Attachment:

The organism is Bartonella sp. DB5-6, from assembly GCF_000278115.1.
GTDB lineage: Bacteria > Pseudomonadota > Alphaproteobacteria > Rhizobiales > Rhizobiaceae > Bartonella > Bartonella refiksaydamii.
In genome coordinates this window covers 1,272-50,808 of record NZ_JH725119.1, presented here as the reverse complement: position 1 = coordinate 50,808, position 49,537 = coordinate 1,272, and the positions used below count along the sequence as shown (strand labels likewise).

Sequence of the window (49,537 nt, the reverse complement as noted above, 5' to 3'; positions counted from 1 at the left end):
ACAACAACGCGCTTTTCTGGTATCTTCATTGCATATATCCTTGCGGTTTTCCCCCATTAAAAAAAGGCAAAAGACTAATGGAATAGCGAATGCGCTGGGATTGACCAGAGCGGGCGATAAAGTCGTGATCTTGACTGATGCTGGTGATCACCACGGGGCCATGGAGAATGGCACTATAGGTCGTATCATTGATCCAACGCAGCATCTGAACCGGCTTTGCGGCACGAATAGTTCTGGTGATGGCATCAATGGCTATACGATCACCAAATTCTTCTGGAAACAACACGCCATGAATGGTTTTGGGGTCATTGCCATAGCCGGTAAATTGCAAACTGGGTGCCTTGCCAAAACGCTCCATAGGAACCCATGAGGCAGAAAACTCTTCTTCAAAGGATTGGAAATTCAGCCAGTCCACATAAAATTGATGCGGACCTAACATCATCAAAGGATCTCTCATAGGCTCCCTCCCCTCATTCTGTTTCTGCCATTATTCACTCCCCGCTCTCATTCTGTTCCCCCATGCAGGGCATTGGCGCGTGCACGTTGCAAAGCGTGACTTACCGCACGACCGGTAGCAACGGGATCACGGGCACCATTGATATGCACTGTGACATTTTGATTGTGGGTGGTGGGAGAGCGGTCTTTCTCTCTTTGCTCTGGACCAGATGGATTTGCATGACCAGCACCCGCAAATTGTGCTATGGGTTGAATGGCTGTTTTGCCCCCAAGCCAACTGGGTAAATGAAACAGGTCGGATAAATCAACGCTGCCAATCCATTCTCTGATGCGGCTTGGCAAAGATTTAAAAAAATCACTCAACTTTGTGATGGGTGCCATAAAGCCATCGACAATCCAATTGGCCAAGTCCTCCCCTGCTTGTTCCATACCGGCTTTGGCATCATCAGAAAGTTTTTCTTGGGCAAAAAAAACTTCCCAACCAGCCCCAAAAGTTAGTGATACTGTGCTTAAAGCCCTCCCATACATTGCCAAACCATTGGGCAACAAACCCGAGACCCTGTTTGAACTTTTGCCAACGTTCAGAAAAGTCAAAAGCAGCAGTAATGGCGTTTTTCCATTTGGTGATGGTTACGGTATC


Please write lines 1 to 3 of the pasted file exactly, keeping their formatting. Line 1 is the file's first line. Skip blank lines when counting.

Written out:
The organism is Bartonella sp. DB5-6, from assembly GCF_000278115.1.
GTDB lineage: Bacteria > Pseudomonadota > Alphaproteobacteria > Rhizobiales > Rhizobiaceae > Bartonella > Bartonella refiksaydamii.
In genome coordinates this window covers 1,272-50,808 of record NZ_JH725119.1, presented here as the reverse complement: position 1 = coordinate 50,808, position 49,537 = coordinate 1,272, and the positions used below count along the sequence as shown (strand labels likewise).